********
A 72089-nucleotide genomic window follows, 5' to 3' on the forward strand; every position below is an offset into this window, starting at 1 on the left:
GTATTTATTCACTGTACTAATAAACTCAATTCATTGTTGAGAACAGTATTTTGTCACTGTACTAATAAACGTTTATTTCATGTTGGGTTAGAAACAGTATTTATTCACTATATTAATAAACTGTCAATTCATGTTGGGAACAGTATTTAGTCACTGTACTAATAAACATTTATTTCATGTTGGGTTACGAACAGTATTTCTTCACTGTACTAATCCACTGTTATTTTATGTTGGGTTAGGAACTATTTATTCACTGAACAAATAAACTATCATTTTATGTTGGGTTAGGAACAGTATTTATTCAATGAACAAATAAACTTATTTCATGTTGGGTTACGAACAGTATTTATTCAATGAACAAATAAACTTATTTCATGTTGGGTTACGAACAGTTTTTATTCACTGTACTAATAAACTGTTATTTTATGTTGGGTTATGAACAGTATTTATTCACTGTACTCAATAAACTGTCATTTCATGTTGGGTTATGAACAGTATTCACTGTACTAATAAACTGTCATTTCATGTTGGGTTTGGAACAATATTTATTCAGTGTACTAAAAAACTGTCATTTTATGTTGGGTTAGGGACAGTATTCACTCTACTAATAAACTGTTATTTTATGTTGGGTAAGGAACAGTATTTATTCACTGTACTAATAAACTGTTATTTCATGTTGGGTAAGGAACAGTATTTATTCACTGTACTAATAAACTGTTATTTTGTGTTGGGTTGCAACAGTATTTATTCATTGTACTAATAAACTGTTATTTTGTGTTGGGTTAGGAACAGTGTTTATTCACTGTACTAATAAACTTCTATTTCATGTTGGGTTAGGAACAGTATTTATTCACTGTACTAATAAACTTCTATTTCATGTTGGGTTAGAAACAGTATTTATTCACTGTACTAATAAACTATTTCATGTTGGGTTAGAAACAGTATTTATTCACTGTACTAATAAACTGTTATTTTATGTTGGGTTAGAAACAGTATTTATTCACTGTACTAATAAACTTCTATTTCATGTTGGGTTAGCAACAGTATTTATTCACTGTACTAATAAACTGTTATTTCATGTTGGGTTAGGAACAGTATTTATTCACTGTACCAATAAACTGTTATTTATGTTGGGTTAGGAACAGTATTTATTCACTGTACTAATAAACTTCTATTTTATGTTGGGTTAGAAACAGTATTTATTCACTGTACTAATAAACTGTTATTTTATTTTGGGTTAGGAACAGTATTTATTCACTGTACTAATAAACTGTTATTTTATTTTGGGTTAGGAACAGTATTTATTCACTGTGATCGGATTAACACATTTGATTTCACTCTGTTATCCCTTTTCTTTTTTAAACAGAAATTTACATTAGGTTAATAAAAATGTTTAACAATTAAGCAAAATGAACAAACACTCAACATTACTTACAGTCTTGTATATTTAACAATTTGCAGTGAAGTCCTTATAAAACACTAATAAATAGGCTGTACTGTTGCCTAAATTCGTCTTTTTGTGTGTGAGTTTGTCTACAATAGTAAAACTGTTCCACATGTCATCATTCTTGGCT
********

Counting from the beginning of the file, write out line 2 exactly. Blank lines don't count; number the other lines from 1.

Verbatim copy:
GTATTTATTCACTGTACTAATAAACTCAATTCATTGTTGAGAACAGTATTTTGTCACTGTACTAATAAACGTTTATTTCATGTTGGGTTAGAAACAGTATTTATTCACTATATTAATAAACTGTCAATTCATGTTGGGAACAGTATTTAGTCACTGTACTAATAAACATTTATTTCATGTTGGGTTACGAACAGTATTTCTTCACTGTACTAATCCACTGTTATTTTATGTTGGGTTAGGAACTATTTATTCACTGAACAAATAAACTATCATTTTATGTTGGGTTAGGAACAGTATTTATTCAATGAACAAATAAACTTATTTCATGTTGGGTTACGAACAGTATTTATTCAATGAACAAATAAACTTATTTCATGTTGGGTTACGAACAGTTTTTATTCACTGTACTAATAAACTGTTATTTTATGTTGGGTTATGAACAGTATTTATTCACTGTACTCAATAAACTGTCATTTCATGTTGGGTTATGAACAGTATTCACTGTACTAATAAACTGTCATTTCATGTTGGGTTTGGAACAATATTTATTCAGTGTACTAAAAAACTGTCATTTTATGTTGGGTTAGGGACAGTATTCACTCTACTAATAAACTGTTATTTTATGTTGGGTAAGGAACAGTATTTATTCACTGTACTAATAAACTGTTATTTCATGTTGGGTAAGGAACAGTATTTATTCACTGTACTAATAAACTGTTATTTTGTGTTGGGTTGCAACAGTATTTATTCATTGTACTAATAAACTGTTATTTTGTGTTGGGTTAGGAACAGTGTTTATTCACTGTACTAATAAACTTCTATTTCATGTTGGGTTAGGAACAGTATTTATTCACTGTACTAATAAACTTCTATTTCATGTTGGGTTAGAAACAGTATTTATTCACTGTACTAATAAACTATTTCATGTTGGGTTAGAAACAGTATTTATTCACTGTACTAATAAACTGTTATTTTATGTTGGGTTAGAAACAGTATTTATTCACTGTACTAATAAACTTCTATTTCATGTTGGGTTAGCAACAGTATTTATTCACTGTACTAATAAACTGTTATTTCATGTTGGGTTAGGAACAGTATTTATTCACTGTACCAATAAACTGTTATTTATGTTGGGTTAGGAACAGTATTTATTCACTGTACTAATAAACTTCTATTTTATGTTGGGTTAGAAACAGTATTTATTCACTGTACTAATAAACTGTTATTTTATTTTGGGTTAGGAACAGTATTTATTCACTGTACTAATAAACTGTTATTTTATTTTGGGTTAGGAACAGTATTTATTCACTGTGATCGGATTAACACATTTGATTTCACTCTGTTATCCCTTTTCTTTTTTAAACAGAAATTTACATTAGGTTAATAAAAATGTTTAACAATTAAGCAAAATGAACAAACACTCAACATTACTTACAGTCTTGTATATTTAACAATTTGCAGTGAAGTCCTTATAAAACACTAATAAATAGGCTGTACTGTTGCCTAAATTCGTCTTTTTGTGTGTGAGTTTGTCTACAATAGTAAAACTGTTCCACATGTCATCATTCTTGGCT